Thursday, August 20, 2009

LEED in Monroeville

John Silvestri is on the board of The Cedars, a local assisted living and skilled nursing facility in Monroeville. John spoke previously at our July meeting about his experiences with the current "green" addition that is being built right now. The plan is to construct the first LEED building in Monroeville, and it is scheduled to be completed before the UPMC structure.

This could develop into something wonderful for the entire Municipality of Monroeville. John is incredibly engaged with the project and pushing the limits of what what initially proposed. It is all fabulous! I'm not sure if John is aware of how much stormwater management is on the minds of the municipal officials at this moment; however, in cooperation with Sustainable Monroeville, we will be able to educate council and the community about sustainable building practices.

Cooling Off With Rain Barrels

Rain barrels are one of those hot topics this summer. Saving water and helping your vegetables go hand in hand, but where do you buy them? One option is simply making them yourself by buying the hardware online or buy a food grade barrel from DeLallo's. A second option is to buy one from Penn Barrel, already assembled, or just go to Nine Mile Run Watershed Association. Many of these options work with diverter kits that are available online from The Garden WaterSaver. Total investment is $25.00.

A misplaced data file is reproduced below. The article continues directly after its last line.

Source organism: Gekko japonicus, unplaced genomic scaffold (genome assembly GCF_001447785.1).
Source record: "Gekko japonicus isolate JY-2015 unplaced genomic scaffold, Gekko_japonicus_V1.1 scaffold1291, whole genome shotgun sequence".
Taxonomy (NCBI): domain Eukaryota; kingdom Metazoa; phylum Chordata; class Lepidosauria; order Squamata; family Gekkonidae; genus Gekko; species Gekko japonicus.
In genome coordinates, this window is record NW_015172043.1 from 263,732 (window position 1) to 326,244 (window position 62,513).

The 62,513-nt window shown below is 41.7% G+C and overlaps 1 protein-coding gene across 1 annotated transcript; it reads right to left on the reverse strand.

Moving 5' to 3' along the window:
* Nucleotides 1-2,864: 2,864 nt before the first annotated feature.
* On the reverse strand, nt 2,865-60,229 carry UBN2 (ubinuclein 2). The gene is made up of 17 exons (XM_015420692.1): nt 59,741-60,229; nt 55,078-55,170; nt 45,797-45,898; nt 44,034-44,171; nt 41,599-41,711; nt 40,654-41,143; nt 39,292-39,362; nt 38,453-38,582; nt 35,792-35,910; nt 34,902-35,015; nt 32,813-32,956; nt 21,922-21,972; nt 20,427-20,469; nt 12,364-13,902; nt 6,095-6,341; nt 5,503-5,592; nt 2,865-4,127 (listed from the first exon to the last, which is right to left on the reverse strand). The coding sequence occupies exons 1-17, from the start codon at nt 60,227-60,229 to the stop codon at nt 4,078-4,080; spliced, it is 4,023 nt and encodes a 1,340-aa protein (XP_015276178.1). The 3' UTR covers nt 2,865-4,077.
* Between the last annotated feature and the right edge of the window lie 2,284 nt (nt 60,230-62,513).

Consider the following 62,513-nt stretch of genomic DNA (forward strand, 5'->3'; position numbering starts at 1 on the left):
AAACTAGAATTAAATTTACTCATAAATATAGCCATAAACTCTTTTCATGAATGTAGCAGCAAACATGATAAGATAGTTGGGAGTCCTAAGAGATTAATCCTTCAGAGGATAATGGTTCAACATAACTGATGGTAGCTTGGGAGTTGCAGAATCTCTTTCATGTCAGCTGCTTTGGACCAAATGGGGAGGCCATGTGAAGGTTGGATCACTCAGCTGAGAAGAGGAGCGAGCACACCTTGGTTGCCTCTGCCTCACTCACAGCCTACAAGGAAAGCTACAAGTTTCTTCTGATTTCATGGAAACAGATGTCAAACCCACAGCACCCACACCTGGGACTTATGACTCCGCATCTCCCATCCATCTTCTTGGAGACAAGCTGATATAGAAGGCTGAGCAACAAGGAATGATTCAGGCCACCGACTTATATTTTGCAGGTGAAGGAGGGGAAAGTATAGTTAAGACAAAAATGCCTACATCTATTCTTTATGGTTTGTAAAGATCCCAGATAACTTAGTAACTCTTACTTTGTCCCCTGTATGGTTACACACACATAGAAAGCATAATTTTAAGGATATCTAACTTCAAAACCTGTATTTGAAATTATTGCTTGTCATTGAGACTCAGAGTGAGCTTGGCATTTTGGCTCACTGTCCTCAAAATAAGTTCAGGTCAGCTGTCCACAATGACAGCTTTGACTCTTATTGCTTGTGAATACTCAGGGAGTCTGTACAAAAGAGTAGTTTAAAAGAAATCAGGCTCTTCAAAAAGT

In our experience, many citizens still don’t understand the benefits of rain barrels. For one, not all have of them have to be expensive. Some are aesthetically pleasing; yet can easily be portable or tucked behind a fence or stone barrier. The City loves it because during major storms less water rushes through the sewers reducing back-ups and overflows. Personally, we like it because it saves water – simply that! Whether it is a lot of water or not, we don’t care. It simply provides nourishment to my vegetables, herbs, roses, and plants. Given our public discussion, we also learned that the average roof sheds 160 gallons of rainwater per hour during a moderate rainfall. So I have a 50-gallon barrel – do the math!